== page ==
The Asia Media Journal
April 17, 2014

June 15, 2009

The Machines Are Winning

A publicity poster for ‘Terminator 3: Rise of the Machines’ turned out to be rather an effective way of portraying digital publishers’ own battle of man versus machine: as sales teams try to raise the price of online ad space, machines – in the form of automated bidding – are driving it down.

What’s more, the machines are winning. Pricing an ad based on how many clicks it gets is easy to understand and has proved popular with marketers, who like to make sure their advertising succeeds in reaching potential customers.

This tends to over-estimate the worth of the final link in a much bigger campaign however, while undermining the true value of the brand advertising, often integral to the final click, that online publishers should be making more money from.

Google, perhaps the ultimate performance-driven media business, is not just good at what it does. It really is tucking into everybody’s lunch

If publishers weren’t spooked by the ‘Rise of the Machines’ pic, used in a presentation by Microsoft Advertising’s regional director of strategy and monetization, Doug Stotland, another slide quoting what Nike’s global brand management VP Trevor Edwards thinks about media should have done the trick.

‘We’re not in the business of keeping media companies alive,’ Edwards said in an interview with The New York Times. ‘We’re in the business of connecting with consumers.’

Media under attack
Speaking at a recent breakfast panel organized by Sopa – The Society of Publishers in Asia – Stotland cheerily recommended that media owners pay more attention to the latter part of Edwards’ remark, as a prelude to a passionate call to arms for publishers to raise their game.

Without precedents to work from, setting online ratecards is far from easy. Digital sales executives can help however, by figuring out what marketers want and using that to price ad inventory based on the contribution of both brand advertising and the value of a click or a conversion.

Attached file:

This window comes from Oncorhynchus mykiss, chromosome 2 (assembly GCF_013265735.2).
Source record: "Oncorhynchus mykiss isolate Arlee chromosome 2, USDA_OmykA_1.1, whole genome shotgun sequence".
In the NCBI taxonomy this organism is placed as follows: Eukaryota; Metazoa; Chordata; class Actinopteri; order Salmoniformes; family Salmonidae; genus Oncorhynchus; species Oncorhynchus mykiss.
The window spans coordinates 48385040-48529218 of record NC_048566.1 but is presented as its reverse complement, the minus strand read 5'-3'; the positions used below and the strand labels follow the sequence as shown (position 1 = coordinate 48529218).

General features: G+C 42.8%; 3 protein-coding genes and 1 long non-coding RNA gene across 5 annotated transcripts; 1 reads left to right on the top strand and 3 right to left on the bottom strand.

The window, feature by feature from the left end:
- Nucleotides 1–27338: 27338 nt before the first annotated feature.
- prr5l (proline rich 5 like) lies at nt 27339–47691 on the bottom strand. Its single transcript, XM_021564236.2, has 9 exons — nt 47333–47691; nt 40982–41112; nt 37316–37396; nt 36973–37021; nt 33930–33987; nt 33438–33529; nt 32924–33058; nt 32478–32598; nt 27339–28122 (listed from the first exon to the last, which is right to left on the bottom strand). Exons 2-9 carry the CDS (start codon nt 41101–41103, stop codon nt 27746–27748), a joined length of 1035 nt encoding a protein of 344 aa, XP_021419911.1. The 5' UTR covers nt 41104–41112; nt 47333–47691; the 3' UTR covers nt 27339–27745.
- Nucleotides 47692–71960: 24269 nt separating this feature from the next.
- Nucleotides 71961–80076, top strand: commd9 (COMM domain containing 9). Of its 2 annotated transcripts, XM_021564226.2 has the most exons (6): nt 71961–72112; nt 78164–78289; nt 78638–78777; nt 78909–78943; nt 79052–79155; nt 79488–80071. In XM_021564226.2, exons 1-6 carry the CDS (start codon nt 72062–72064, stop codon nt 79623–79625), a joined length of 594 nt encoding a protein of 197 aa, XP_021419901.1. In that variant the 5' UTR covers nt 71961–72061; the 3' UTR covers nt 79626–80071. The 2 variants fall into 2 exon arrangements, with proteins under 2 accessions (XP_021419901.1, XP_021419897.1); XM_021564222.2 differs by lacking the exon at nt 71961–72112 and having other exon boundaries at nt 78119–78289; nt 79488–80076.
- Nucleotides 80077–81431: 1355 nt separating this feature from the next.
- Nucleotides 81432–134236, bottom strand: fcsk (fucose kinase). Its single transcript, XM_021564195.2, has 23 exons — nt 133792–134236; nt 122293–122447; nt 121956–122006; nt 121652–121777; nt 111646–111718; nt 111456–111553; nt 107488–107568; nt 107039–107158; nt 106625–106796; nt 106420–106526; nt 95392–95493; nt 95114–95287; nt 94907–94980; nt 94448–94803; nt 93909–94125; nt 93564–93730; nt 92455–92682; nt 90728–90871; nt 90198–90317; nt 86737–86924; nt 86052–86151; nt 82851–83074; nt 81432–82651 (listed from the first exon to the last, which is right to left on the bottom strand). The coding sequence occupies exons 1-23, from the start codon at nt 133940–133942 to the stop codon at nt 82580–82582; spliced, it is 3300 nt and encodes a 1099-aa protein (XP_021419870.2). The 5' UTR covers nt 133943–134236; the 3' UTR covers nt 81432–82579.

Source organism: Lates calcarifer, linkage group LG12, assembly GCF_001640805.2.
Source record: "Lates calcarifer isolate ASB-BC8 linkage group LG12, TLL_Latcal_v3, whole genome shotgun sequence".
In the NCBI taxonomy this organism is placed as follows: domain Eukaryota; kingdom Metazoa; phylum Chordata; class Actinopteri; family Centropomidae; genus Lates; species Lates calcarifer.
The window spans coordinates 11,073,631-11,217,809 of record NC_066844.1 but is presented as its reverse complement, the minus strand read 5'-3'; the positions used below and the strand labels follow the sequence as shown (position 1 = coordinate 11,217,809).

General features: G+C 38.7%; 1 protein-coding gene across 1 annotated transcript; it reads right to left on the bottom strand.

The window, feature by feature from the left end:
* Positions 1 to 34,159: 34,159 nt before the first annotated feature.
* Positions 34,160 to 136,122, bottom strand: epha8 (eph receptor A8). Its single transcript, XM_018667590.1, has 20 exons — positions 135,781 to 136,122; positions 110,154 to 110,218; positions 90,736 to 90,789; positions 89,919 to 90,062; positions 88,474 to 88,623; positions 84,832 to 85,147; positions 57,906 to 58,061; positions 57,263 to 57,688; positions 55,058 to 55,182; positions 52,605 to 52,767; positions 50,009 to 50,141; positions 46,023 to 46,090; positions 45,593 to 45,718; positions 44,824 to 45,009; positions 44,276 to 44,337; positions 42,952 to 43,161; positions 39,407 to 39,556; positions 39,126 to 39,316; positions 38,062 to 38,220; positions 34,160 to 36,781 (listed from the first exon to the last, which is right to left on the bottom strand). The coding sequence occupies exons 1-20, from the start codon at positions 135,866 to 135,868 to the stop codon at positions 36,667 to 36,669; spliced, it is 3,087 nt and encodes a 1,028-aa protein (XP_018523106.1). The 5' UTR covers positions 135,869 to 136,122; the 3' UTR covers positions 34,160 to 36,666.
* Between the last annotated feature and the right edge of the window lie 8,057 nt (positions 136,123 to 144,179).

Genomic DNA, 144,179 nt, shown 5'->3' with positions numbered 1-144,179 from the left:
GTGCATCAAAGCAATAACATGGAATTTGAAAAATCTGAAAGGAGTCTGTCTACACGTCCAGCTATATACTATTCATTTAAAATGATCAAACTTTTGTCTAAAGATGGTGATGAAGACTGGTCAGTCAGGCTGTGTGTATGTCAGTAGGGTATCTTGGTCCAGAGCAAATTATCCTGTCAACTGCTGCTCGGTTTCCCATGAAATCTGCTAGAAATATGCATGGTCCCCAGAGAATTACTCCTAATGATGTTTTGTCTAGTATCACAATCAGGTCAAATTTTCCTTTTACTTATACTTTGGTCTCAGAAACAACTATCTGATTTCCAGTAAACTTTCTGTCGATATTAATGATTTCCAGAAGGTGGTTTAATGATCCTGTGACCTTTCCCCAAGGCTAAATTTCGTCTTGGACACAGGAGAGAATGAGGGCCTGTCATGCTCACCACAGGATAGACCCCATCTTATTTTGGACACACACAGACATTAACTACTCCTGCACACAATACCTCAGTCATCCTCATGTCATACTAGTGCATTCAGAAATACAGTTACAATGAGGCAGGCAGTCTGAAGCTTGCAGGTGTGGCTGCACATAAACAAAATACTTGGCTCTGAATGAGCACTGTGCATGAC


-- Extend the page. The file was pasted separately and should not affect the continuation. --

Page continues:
“We really struggled to set the price,” Stotland admitted. “The thing that has been most useful has not been the math; it’s been more about keeping the pricing analysts close to the sales people, getting them involved in the discussions, so the math in coming up with the pricing is really fed by intuition.”

Digital’s dilemma
As Starcom’s regional digital chief Pushkar Sane has argued elsewhere, online publishers sitting on undervalued inventory face a real dilemma in today’s recessionary climate: damned if they hold firm on rates while other media are cutting theirs, potentially losing out on new business; and damned if they don’t, converting new clients to digital but sacrificing their own health in the process.

The answer lies in something commercial media has relied on ever since the first ad was sold: good sales people. “You can stick a price on the list but a good solution-selling, top-notch, aggressive negotiator is worth his or her weight in gold in this kind of situation,” Stotland declared.

Selling brand advertising
The night before Sopa had held its annual awards gala dinner, celebrating the best of what Asia’s publishing industry has to offer. Magazine and newspaper executives who skipped Sopa’s breakfast panel discussion the morning after, however, also missed a chance to hear what needs to be done to keep the industry robust in the future.

One tricky challenge will be persuading marketers already confused by digital media to swap a simple way of doing business – counting clicks – to something far more complex. For Stotland, it’s a challenge they mustn’t shy away from.

“Realistically, the level of technology and the level of sophistication to get this done is probably beyond what 99% of marketers are ready for today,” he said.

“We just need to be very articulate about the concepts, and have the data to back it up. All the publishers should be talking about this, their sales force should be trained to talk about this."

Time to take on search
Technology has been driving down the price of online brand advertising. It’s time publishers fought back.

“The industry should be doing this,” Stotland continued. “If you think about an organization like Sopa, that’s a perfect example where we should be pooling our resources together, doing the research, publishing the studies, shouting it from the top of the trees.

“Because search is charging advertisers for the content that we paid for, for the audience that we brought, for the value that we created.”

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